The Board of Educational Standards learned Thursday that the vo-techs (which are now technically colleges) they oversee continue to see nearly the vast majority of their graduates go straight to work in their fields in South Dakota. Out of 2,396 2019–2020 graduates, out of the 88% who responded to the vo-techs’ latest placement survey, and out of the 85% of those responders who went straight to the workforce instead of college or the military or other pursuits, 86% got jobs in their fields here in South Dakota. (Multiply those percentages, and we know that 64% of our 2019–2020 vo-tech graduates got in-field jobs in South Dakota.)
So how are those grads doing for pay?
|Career Cluster||% employed in field in SD||Avg in-field wage/hr|
|Agriculture, Food, & Natural Resources||80%||$19.82|
|Architecture & Construction||83%||$20.61|
|Arts, Audio-VIdeo Technology, & Communications||83%||$14.14|
|Business, Management, & Administration||97%||$17.92|
|Hospitality & Tourism||100%||$15.03|
|Law, Public Safety, & Security||90%||$19.85|
|Marketing, Sales, & Service||91%||$16.93|
|Multi-/Interdisciplinary Studies, General||100%||$26.86|
|Transportation, Distribution, & Logistics||80%||$20.83|
Graduates in human services and arts/AV/communications don’t appear to be landing jobs that make their degrees pay off; their starting hourly wages are stuck at averages of $13.52 and $14.14, respectively, or less than $30K. The average wage for all graduates is $20.06 an hour, or $40,120 for their first year out.
The strangest figure in the salary column is that for the multi-/interdisciplinary/general studies grads, who are reporting making $26.86 an hour, or $53,720 a year in their first post-degree work. The rhetoric from our governors and the vo-techs themselves would suggest that the best-paying jobs would go to the grads who do those most specific technical programs, but the next best in-field starting salaries are $45,200 for manufacturing, $41,800 for health care, and $41,660 for transportation/logistics. So, weirdly, the grads who went to vo-tech and did the opposite of what the vo-techs are all about are reporting 34% better paychecks than their average and likely more narrowly focused cap-and-gownmates.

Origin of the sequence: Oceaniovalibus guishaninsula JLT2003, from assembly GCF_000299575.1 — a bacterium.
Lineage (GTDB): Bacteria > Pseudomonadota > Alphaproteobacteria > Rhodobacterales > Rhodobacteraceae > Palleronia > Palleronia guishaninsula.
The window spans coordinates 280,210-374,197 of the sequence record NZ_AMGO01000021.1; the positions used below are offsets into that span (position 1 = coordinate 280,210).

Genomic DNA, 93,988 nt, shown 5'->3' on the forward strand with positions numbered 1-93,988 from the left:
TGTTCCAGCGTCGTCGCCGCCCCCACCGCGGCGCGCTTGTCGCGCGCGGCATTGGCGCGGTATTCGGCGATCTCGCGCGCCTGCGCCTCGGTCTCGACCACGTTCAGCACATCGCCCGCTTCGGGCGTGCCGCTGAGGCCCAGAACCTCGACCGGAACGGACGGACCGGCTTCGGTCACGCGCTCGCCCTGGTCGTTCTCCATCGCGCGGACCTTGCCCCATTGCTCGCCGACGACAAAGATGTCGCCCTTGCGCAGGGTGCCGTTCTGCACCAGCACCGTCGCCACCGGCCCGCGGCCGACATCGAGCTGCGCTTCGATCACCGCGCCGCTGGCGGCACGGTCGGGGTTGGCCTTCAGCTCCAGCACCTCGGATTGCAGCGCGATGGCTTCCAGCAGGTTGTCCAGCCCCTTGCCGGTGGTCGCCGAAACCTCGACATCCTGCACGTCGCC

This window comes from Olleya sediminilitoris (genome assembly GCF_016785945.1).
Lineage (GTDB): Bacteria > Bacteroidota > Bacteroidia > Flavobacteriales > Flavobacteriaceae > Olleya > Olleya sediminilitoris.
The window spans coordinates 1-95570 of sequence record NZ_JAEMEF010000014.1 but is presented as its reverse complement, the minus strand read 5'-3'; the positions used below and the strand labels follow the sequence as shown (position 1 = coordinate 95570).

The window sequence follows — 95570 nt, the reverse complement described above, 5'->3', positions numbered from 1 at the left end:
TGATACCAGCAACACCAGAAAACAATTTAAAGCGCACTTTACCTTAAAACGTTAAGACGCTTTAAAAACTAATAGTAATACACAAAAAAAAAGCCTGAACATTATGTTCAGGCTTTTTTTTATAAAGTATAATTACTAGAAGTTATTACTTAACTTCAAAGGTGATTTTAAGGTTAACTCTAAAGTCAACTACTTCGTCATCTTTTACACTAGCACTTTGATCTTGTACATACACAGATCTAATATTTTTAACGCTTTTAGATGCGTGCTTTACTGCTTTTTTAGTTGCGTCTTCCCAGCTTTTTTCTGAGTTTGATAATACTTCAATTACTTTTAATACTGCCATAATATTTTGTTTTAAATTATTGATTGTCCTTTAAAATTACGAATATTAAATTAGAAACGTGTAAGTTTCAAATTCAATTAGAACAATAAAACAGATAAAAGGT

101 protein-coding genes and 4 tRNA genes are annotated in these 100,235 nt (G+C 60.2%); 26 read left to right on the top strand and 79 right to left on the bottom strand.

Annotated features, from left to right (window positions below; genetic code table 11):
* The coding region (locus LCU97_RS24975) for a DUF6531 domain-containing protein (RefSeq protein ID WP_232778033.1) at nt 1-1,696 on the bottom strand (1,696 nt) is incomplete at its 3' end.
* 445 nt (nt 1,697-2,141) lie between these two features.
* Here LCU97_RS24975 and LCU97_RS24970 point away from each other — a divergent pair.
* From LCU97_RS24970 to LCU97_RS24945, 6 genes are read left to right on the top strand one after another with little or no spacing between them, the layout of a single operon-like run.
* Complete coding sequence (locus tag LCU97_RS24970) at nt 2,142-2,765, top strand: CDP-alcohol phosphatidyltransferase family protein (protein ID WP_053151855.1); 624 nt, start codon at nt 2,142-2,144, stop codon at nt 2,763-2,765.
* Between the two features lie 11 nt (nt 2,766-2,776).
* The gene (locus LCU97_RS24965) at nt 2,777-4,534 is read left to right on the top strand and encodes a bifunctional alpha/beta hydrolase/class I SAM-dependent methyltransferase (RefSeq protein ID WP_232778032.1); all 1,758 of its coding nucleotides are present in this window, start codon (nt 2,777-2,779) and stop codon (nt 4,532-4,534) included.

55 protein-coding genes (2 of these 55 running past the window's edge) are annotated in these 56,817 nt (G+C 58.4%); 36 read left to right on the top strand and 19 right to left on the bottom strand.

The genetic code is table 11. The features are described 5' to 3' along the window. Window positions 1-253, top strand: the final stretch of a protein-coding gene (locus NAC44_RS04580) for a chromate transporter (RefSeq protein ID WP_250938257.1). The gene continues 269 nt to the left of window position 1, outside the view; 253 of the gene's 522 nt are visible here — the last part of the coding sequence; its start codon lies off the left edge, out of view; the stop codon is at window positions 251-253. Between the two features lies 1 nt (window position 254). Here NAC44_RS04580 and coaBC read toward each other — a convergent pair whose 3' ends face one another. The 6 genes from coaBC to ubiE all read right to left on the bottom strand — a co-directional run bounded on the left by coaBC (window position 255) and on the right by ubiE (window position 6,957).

But salt that grain of statistical weirdness: the survey heard from just six of just seven graduates in the multi-inter-general field, versus 208 respondents in manufacturing, 695 in health science, and 224 in transportation/logistics.
At their groupwide average of $20.06 an hour, our recent vo-tech grads are earning 47% more than the average starting salary of $13.63 an hour that Zip Recruiter reports for South Dakota. Our vo-tech grads are already beating South Dakota’s May 2020 median wage of $17.70, and they are making 93% of our statewide average wage of $21.62. So in South Dakota, two-year degrees appear to put their holders in a decent position to become the Joneses with whom everyone else wants to keep up.